The trade deficit continues to be a huge drag on real per capita GDP. Were it not for the trade deficit, 3rd quarter real per capita GDP would have been 6.0% greater at $40,733 per person. (Imports are a subtraction from GDP in the BEA’s calculation.) If the next president is looking for a way to turn the economy around, the trade deficit would be a great place to start.

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* – Annualized 3rd Quarter Actual GDP, expressed in current dollars, was $14.420 trillion, compared to $14.295 trillion in the 2nd quarter.  However, “real” GDP, which is adjusted for inflation and expressed in 2000 dollars, was $11.712 trillion, compared to $11.727 trillion in the 2nd quarter.


Real Per Capita GDP Falls 1.2%

October 31, 2008
The Bureau of Economic Analysis reported Thursday that 3rd quarter real GDP* fell at an annual rate of 0.3%. But GDP is a meaningless figure if it’s not related to the size of our population. Since the U.S. population is steadily rising at an annual rate of about 1%, then the GDP pie has to be sliced into more pieces. If the pie isn’t growing faster than the population, then everyone gets a smaller piece. In other words, the effect on individual Americans is even more pronounced than raw GDP data would lead us to believe. In the 3rd quarter of 2008, real per capita GDP fell by 1.2% to $38,438 per person (adjusted for inflation and expressed in 2000 dollars). That’s a decline four times as bad as the government’s raw GDP data.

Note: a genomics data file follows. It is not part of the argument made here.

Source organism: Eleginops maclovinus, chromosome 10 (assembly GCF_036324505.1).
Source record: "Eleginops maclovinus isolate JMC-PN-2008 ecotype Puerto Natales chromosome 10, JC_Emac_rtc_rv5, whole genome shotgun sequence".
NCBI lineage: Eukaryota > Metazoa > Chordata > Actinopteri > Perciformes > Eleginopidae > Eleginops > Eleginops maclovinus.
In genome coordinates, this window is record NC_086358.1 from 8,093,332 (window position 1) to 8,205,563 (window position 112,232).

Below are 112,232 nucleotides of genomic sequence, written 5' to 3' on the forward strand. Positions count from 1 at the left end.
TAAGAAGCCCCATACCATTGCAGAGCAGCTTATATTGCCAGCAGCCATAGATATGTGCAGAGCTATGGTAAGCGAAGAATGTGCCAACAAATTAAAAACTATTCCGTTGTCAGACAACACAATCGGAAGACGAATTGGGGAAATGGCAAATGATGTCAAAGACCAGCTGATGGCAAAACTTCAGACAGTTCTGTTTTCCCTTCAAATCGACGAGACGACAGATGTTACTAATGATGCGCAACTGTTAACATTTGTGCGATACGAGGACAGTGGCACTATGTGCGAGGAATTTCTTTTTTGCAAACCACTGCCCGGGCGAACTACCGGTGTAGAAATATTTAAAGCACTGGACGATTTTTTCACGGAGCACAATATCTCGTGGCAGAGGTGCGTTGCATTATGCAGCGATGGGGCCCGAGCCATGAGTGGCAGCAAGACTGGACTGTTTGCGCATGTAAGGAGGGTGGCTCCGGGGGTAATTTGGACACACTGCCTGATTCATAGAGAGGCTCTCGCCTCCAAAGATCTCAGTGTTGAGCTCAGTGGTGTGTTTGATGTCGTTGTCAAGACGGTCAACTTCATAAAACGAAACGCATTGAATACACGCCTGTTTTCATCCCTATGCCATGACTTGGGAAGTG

This is the third quarterly decline in real per capita GDP in the last four quarters. Only the second quarter of 2008 had a small gain of 1.8%, thanks to the fiscal stimulus package. Real per capita GDP is actually lower than it was in the 3rd quarter of 2007. And all experts agree that the 4th quarter of 2008 will be even worse.

The trade deficit continues to be a huge drag on real per capita GDP. Were it not for the trade deficit, 3rd quarter real per capita GDP would have been 6.0% greater at $40,733 per person. (Imports are a subtraction from GDP in the BEA’s calculation.) If the next president is looking for a way to turn the economy around, the trade deficit would be a great place to start.

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* – Annualized 3rd Quarter Actual GDP, expressed in current dollars, was $14.429 trillion, compared to $14.295 trillion in the 2nd quarter.  However, “real” GDP, which is adjusted for inflation and expressed in 2000 dollars, was $11.720 trillion, compared to $11.727 trillion in the 2nd quarter.